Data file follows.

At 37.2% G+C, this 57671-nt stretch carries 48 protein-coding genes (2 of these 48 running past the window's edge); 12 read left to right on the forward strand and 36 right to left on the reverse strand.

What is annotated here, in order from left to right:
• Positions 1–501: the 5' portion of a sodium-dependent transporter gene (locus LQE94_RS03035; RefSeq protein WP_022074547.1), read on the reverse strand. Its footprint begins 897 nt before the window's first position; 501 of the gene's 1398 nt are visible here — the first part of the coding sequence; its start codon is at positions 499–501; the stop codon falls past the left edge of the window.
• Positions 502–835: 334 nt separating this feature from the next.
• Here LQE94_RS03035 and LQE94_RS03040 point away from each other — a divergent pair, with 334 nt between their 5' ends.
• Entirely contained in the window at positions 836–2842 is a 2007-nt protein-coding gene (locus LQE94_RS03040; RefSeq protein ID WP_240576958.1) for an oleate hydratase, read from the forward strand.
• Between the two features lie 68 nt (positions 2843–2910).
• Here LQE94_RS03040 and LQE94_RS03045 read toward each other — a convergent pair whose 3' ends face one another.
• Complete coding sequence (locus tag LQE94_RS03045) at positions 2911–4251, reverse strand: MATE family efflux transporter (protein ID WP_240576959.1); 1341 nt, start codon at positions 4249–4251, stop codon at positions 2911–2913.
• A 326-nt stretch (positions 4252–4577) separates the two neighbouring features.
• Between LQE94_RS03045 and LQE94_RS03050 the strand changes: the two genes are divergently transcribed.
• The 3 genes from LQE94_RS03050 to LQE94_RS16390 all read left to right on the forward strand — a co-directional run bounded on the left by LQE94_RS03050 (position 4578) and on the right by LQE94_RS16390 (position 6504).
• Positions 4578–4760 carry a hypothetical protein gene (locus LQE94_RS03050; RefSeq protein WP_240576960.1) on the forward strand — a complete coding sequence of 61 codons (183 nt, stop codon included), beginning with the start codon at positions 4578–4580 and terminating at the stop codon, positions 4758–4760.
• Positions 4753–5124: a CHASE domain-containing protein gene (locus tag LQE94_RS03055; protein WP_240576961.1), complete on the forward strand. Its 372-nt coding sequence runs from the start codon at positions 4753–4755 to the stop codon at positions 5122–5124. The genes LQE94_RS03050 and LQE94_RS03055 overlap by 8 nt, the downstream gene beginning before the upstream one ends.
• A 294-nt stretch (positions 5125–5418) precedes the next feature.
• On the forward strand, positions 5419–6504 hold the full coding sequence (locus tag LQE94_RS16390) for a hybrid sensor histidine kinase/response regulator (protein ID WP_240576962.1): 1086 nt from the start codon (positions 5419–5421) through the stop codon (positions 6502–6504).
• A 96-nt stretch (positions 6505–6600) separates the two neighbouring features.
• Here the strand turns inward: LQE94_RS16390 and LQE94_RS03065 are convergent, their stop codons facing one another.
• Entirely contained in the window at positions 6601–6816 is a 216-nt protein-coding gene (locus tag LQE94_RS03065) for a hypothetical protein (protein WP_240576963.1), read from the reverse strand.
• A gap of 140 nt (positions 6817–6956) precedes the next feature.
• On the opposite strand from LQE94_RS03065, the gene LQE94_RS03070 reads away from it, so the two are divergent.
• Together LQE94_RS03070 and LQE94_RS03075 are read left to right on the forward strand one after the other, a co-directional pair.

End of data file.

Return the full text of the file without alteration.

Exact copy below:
At 37.2% G+C, this 57671-nt stretch carries 48 protein-coding genes (2 of these 48 running past the window's edge); 12 read left to right on the forward strand and 36 right to left on the reverse strand.

What is annotated here, in order from left to right:
• Positions 1–501: the 5' portion of a sodium-dependent transporter gene (locus LQE94_RS03035; RefSeq protein WP_022074547.1), read on the reverse strand. Its footprint begins 897 nt before the window's first position; 501 of the gene's 1398 nt are visible here — the first part of the coding sequence; its start codon is at positions 499–501; the stop codon falls past the left edge of the window.
• Positions 502–835: 334 nt separating this feature from the next.
• Here LQE94_RS03035 and LQE94_RS03040 point away from each other — a divergent pair, with 334 nt between their 5' ends.
• Entirely contained in the window at positions 836–2842 is a 2007-nt protein-coding gene (locus LQE94_RS03040; RefSeq protein ID WP_240576958.1) for an oleate hydratase, read from the forward strand.
• Between the two features lie 68 nt (positions 2843–2910).
• Here LQE94_RS03040 and LQE94_RS03045 read toward each other — a convergent pair whose 3' ends face one another.
• Complete coding sequence (locus tag LQE94_RS03045) at positions 2911–4251, reverse strand: MATE family efflux transporter (protein ID WP_240576959.1); 1341 nt, start codon at positions 4249–4251, stop codon at positions 2911–2913.
• A 326-nt stretch (positions 4252–4577) separates the two neighbouring features.
• Between LQE94_RS03045 and LQE94_RS03050 the strand changes: the two genes are divergently transcribed.
• The 3 genes from LQE94_RS03050 to LQE94_RS16390 all read left to right on the forward strand — a co-directional run bounded on the left by LQE94_RS03050 (position 4578) and on the right by LQE94_RS16390 (position 6504).
• Positions 4578–4760 carry a hypothetical protein gene (locus LQE94_RS03050; RefSeq protein WP_240576960.1) on the forward strand — a complete coding sequence of 61 codons (183 nt, stop codon included), beginning with the start codon at positions 4578–4580 and terminating at the stop codon, positions 4758–4760.
• Positions 4753–5124: a CHASE domain-containing protein gene (locus tag LQE94_RS03055; protein WP_240576961.1), complete on the forward strand. Its 372-nt coding sequence runs from the start codon at positions 4753–4755 to the stop codon at positions 5122–5124. The genes LQE94_RS03050 and LQE94_RS03055 overlap by 8 nt, the downstream gene beginning before the upstream one ends.
• A 294-nt stretch (positions 5125–5418) precedes the next feature.
• On the forward strand, positions 5419–6504 hold the full coding sequence (locus tag LQE94_RS16390) for a hybrid sensor histidine kinase/response regulator (protein ID WP_240576962.1): 1086 nt from the start codon (positions 5419–5421) through the stop codon (positions 6502–6504).
• A 96-nt stretch (positions 6505–6600) separates the two neighbouring features.
• Here the strand turns inward: LQE94_RS16390 and LQE94_RS03065 are convergent, their stop codons facing one another.
• Entirely contained in the window at positions 6601–6816 is a 216-nt protein-coding gene (locus tag LQE94_RS03065) for a hypothetical protein (protein WP_240576963.1), read from the reverse strand.
• A gap of 140 nt (positions 6817–6956) precedes the next feature.
• On the opposite strand from LQE94_RS03065, the gene LQE94_RS03070 reads away from it, so the two are divergent.
• Together LQE94_RS03070 and LQE94_RS03075 are read left to right on the forward strand one after the other, a co-directional pair.